If you have to log in to anything, make sure you log out again. Don't check the "remember me" box on anything either. If you've been using private browsing mode then this should all be taken care of. If you haven't then, once again, manually and thoroughly erase all browser info.

Don't Leave Files On Public Computers

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One of the worst mistakes you can make on a public computer is leaving your private files behind so that the next person can copy, open or view them.

If at all possible, you should use a USB flash drive, instead of downloading files to the computer's hard drive.

If must use the computer's local storage for your files, then directly save them to a folder that you have created in order to keep track of them. Then, when you are done, use a file-shredding program such as Securely File Shredder to make sure your files can never be recovered.

Try Portable Apps

A "portable" application is one that doesn't need to be installed on the target system to work. It's self-contained and can be run from a flash drive or other removable media.

It's a good idea to have some portable apps on your USB drive in case you ever need to use a public computer. For example, if you want to use Chrome, you can use a portable version of it instead of the one running on the host computer.

This way any browsing history, bookmarks, and other personal information leaves with you when you remove the drive.

Just about any app can have a portable version, even antivirus software. If the computer in question has no suitable antivirus software then running your own portable version is a great safety measure. Just bear in mind that a portable antivirus package could interfere with any existing antivirus software on the machine.

Scrub Portable Media


If you do stick a flash drive into a public machine, there's a good chance that your drive will be infected with something nasty. If you ran portable or preexisting antivirus software before removing the drive, things should be fairly safe, but do scan the drive when next you use it in one of your own computers.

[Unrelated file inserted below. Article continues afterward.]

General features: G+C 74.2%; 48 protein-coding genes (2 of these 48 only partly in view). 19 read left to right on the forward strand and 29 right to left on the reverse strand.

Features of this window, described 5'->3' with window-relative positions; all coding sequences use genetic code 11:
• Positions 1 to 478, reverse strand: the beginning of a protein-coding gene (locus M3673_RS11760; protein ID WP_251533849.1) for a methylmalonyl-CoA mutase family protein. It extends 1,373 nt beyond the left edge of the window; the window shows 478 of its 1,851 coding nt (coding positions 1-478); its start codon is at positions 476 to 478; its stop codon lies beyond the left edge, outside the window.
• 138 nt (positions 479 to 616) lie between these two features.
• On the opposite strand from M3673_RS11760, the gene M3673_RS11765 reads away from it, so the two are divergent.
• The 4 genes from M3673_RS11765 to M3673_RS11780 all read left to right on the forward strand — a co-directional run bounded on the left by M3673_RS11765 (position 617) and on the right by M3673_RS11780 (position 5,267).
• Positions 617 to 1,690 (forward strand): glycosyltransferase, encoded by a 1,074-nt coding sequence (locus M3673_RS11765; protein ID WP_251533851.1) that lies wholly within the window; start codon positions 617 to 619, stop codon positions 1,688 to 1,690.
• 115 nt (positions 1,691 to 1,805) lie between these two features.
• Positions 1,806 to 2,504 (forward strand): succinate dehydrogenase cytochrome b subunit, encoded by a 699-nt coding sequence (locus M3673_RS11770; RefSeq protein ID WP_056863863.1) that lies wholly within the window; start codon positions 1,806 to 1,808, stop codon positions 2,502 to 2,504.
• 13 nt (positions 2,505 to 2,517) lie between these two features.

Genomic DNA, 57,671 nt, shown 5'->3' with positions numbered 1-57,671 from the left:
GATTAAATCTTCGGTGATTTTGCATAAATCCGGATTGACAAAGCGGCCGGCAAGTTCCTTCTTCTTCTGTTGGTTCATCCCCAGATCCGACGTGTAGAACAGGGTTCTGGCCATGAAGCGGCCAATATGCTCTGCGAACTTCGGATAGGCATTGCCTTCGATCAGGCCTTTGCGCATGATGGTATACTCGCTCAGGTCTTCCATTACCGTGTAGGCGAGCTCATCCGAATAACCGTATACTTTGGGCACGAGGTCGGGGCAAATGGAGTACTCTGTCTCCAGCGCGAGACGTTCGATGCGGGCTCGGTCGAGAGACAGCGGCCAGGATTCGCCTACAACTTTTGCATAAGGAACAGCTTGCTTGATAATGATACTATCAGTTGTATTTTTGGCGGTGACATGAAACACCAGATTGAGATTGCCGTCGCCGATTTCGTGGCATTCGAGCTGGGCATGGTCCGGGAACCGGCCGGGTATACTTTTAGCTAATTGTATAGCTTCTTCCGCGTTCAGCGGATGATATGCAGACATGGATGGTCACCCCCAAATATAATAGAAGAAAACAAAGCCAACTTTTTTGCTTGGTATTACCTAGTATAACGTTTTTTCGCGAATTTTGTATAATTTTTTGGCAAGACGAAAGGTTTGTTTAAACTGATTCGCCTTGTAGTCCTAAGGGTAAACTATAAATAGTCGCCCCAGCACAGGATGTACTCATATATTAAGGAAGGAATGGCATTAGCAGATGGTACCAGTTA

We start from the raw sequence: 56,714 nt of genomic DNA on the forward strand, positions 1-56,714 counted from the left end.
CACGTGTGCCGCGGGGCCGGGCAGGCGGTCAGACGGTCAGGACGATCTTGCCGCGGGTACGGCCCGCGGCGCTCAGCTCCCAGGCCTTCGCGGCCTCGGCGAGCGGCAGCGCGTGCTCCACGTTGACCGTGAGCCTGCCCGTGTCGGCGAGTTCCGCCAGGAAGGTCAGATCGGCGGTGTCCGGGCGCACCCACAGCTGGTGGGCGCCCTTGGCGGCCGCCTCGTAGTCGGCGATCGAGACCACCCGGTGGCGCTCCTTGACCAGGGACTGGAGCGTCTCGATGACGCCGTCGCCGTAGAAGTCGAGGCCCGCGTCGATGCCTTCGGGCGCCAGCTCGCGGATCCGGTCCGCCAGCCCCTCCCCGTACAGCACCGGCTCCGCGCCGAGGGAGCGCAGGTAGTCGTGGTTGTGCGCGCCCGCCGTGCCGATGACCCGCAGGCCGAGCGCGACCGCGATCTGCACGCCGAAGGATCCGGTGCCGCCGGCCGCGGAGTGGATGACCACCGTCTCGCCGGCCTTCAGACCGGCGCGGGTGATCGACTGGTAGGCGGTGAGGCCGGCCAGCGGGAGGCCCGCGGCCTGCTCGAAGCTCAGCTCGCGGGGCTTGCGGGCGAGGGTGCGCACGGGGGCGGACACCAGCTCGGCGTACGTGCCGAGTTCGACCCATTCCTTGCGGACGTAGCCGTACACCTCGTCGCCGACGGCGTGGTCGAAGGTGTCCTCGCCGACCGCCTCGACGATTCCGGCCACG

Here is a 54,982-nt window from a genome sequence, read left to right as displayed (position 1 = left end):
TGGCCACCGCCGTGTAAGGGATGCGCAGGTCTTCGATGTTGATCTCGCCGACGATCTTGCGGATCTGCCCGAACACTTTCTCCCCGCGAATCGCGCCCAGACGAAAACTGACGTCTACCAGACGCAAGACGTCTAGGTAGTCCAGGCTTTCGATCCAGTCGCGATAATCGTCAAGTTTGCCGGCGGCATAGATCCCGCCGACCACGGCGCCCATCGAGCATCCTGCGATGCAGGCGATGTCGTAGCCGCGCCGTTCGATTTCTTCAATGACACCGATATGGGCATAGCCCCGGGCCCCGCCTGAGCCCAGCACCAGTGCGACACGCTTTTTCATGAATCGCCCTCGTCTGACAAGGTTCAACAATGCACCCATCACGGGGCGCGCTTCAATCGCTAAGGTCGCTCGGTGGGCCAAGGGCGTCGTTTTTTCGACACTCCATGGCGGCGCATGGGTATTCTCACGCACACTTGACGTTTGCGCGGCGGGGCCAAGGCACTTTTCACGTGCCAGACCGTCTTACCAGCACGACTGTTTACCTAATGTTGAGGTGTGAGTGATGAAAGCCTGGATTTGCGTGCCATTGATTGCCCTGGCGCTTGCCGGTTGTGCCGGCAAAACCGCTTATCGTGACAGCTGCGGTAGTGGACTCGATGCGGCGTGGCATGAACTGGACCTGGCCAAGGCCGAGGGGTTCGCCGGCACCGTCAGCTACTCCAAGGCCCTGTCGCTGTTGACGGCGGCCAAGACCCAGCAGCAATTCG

Use a Live Boot or Portable OS

It may seem drastic, but one of the best ways to use a portable computer is to bring your own entire operating system to the table. Instead of using the copy of Windows installed on the machine, you reboot it with your own flash drive as a bootable drive.

You can do this with Ubuntu Linux and many other flavors of this Open Source operating system. Once you are booted into your own OS, you can browse the net or do anything else that you needed to.

On some public machines, you need the special configuration of the host OS in order to access the internet connection. So an alternative to live booting an OS is to run a portable virtual machine such as Portable-VirtualBox. Combined with a free OS like Ubuntu Linux or a licensed copy of Windows. You can preconfigure it and then run it on any public machine directly from a portable drive.

Avoidance is the Best Strategy

The best strategy is to avoid public computers as far as possible. Sometimes you can actually use your smartphone to do a lot of the things you might think only a PC can.

If you absolutely must, then the above tips will arm you with enough protection to ensure your privacy is not breached until you have done what's needed.

When was the last time you used a public computer? Let us know in the comments below. Also, to get instant tech updates, follow TechNadu’s Facebook page, and Twitter handle.